How shots will make it into kids' arms
The rollout to get COVID-19 vaccines into kids' arms could begin as early as next week.
Why it matters: Many parents have been eagerly awaiting this moment for months, especially as schools returned to in-person instruction. And doctors, pharmacists and federal regulators already have a plan in place to help get kids vaccinated as soon as possible.
State of play: The FDA is expected to sign off today on an emergency use authorization for Pfizer's vaccine in kids ages 5-11 — two shots that are each about a third of the size of the adult dose. Then the CDC will likely recommend that people actually get the shots.
What's next: The Biden administration and Pfizer have coordinated to make sure more than 25,000 pediatric and primary care offices — along with hundreds of community clinics, and tens of thousands of pharmacies — will have doses available as soon as they get the government's stamp of approval.
- Pfizer is expected to begin shipping vaccines, specifically packaged for child-sized doses, as early as this weekend, said Christopher Cox, a senior vice president in CVS Health's pharmacy division.
- The vaccines may not be available everywhere all at once. CVS will have the vaccine in "thousands" of locations on day one, but not in every store, Cox said.
What we're watching: Experts say that about a third of families will want to get their newly eligible kids vaccinated right away.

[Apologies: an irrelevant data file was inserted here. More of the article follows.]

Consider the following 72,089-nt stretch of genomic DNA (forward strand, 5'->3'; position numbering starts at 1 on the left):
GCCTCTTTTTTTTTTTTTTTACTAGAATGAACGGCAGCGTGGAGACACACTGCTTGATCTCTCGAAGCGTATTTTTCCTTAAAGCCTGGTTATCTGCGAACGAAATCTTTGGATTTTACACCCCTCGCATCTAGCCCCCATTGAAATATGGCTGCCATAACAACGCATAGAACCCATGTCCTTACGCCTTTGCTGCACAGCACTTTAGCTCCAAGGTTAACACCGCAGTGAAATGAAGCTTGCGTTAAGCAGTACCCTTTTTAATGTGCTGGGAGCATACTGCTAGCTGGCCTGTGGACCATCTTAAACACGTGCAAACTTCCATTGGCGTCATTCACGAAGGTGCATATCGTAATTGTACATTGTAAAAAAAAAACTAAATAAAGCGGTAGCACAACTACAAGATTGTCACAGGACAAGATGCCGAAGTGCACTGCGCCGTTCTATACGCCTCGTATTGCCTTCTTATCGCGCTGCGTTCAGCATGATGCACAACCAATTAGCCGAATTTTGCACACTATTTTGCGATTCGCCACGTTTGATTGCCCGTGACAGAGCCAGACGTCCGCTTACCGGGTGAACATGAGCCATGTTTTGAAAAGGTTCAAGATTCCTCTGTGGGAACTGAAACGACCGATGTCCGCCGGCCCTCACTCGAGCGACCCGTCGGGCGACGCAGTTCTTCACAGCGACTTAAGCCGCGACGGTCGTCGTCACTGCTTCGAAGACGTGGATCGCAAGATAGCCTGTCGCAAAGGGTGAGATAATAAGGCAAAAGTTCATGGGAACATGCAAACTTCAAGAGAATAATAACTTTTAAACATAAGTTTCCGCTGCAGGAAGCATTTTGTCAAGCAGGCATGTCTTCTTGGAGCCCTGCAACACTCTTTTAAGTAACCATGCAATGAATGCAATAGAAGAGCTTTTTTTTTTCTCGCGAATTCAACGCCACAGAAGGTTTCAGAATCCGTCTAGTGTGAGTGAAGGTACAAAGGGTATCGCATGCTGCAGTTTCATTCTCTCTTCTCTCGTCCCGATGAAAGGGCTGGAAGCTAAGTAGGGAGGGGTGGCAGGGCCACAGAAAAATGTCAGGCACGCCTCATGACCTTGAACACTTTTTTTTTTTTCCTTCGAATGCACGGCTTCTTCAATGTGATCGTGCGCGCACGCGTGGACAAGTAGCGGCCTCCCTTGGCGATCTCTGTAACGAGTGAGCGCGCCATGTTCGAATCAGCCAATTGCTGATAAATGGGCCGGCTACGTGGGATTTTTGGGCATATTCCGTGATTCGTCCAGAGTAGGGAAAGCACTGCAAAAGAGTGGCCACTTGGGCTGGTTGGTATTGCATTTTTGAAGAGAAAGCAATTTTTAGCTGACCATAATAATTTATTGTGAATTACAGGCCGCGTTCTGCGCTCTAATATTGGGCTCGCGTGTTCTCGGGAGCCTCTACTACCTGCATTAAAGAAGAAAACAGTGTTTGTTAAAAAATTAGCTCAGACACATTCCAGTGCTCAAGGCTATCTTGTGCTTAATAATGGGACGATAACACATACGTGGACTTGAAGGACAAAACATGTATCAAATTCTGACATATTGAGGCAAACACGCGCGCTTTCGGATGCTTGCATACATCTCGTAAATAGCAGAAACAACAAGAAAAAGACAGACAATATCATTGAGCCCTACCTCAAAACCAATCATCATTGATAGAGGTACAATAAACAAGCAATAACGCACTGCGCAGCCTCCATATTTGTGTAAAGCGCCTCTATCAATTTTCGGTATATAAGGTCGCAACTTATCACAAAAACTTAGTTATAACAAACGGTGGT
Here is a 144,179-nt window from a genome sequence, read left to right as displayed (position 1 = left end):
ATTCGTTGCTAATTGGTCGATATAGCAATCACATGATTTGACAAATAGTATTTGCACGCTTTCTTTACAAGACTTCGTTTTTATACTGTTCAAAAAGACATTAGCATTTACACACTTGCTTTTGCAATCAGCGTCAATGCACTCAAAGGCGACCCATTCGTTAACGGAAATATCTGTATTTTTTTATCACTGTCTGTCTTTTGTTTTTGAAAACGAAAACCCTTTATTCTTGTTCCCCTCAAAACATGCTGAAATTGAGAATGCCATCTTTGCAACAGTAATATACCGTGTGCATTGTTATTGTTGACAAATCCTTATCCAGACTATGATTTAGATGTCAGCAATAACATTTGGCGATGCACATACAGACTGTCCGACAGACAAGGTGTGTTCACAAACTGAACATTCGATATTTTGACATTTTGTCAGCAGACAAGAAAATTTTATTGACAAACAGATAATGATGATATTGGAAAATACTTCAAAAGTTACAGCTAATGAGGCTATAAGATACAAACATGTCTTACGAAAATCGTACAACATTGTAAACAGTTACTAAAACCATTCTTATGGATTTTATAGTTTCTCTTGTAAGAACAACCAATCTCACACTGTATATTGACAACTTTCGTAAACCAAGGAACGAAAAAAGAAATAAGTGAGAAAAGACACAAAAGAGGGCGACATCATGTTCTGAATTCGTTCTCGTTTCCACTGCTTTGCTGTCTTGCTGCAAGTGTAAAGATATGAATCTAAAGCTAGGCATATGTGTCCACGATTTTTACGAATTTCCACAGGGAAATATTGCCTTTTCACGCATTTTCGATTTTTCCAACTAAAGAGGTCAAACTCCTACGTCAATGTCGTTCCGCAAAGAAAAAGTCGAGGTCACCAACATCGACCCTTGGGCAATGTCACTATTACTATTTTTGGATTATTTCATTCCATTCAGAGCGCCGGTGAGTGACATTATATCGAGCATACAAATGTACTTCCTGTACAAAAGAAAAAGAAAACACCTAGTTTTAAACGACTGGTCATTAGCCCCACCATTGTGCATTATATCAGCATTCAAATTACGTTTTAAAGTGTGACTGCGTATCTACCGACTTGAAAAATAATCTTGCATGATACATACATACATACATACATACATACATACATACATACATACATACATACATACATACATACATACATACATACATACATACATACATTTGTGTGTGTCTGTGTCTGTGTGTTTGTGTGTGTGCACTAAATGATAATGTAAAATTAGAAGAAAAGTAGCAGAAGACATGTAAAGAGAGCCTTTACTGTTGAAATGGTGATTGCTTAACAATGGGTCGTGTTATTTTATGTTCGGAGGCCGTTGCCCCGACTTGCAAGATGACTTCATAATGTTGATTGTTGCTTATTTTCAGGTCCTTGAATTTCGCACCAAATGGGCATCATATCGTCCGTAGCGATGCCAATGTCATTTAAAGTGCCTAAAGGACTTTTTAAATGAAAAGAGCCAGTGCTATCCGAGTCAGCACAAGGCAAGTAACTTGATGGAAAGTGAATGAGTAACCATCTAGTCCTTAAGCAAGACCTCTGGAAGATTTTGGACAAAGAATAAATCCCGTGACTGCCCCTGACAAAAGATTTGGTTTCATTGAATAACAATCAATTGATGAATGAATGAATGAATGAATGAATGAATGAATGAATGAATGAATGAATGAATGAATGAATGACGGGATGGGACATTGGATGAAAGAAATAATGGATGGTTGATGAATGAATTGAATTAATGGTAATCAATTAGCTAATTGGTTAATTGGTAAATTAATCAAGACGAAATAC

- "I think there will be enough in the market in the first week for that third of the population who will want to rush in," Cox said. "The trick will be matching the doses with where the demand is ... I think [the vaccine] is going to be in every community really early on."
- Doses could be available from primary care providers and for pediatric inpatients as early as Wednesday, said Claire Boogaard, a pediatrician and the medical director of the COVID-19 Vaccine Program at Children's National Hospital.
- Her hospital will also offer "larger-scale, invite-only mass vaccine events" on Saturdays, so that kids don't have to miss school, she said. And while some parents may prefer to go to their pediatrician, "it's perfectly safe to go to a pharmacy," especially when time is a factor, she noted.
The bottom line: The vaccines are likely coming. But kids won't be fully vaccinated by Thanksgiving.
- Like the adult shots, the first and second doses must be spaced at least three weeks apart.
- "If it mimics the antibody levels we saw in adults, it's not even halfway protective," Boogaard said. "So still be vigilant over the holiday. Wear your masks."